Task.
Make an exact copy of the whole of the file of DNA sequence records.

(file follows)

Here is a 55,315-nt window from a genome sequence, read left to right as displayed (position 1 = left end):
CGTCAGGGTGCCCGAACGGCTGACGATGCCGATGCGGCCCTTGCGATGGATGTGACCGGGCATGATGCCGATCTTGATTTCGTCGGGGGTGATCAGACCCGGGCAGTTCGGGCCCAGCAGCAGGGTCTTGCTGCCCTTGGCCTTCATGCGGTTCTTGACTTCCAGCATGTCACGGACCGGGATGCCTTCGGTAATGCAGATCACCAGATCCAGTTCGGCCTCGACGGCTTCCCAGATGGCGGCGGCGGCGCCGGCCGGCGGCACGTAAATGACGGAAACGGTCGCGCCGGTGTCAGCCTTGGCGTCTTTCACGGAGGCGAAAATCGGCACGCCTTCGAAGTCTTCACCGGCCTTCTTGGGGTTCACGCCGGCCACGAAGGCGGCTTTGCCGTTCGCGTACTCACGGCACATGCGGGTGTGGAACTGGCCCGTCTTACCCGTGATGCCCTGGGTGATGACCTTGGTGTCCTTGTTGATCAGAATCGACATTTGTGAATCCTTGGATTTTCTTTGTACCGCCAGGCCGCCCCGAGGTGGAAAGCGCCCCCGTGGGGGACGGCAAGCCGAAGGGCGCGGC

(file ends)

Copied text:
Here is a 55,315-nt window from a genome sequence, read left to right as displayed (position 1 = left end):
CGTCAGGGTGCCCGAACGGCTGACGATGCCGATGCGGCCCTTGCGATGGATGTGACCGGGCATGATGCCGATCTTGATTTCGTCGGGGGTGATCAGACCCGGGCAGTTCGGGCCCAGCAGCAGGGTCTTGCTGCCCTTGGCCTTCATGCGGTTCTTGACTTCCAGCATGTCACGGACCGGGATGCCTTCGGTAATGCAGATCACCAGATCCAGTTCGGCCTCGACGGCTTCCCAGATGGCGGCGGCGGCGCCGGCCGGCGGCACGTAAATGACGGAAACGGTCGCGCCGGTGTCAGCCTTGGCGTCTTTCACGGAGGCGAAAATCGGCACGCCTTCGAAGTCTTCACCGGCCTTCTTGGGGTTCACGCCGGCCACGAAGGCGGCTTTGCCGTTCGCGTACTCACGGCACATGCGGGTGTGGAACTGGCCCGTCTTACCCGTGATGCCCTGGGTGATGACCTTGGTGTCCTTGTTGATCAGAATCGACATTTGTGAATCCTTGGATTTTCTTTGTACCGCCAGGCCGCCCCGAGGTGGAAAGCGCCCCCGTGGGGGACGGCAAGCCGAAGGGCGCGGC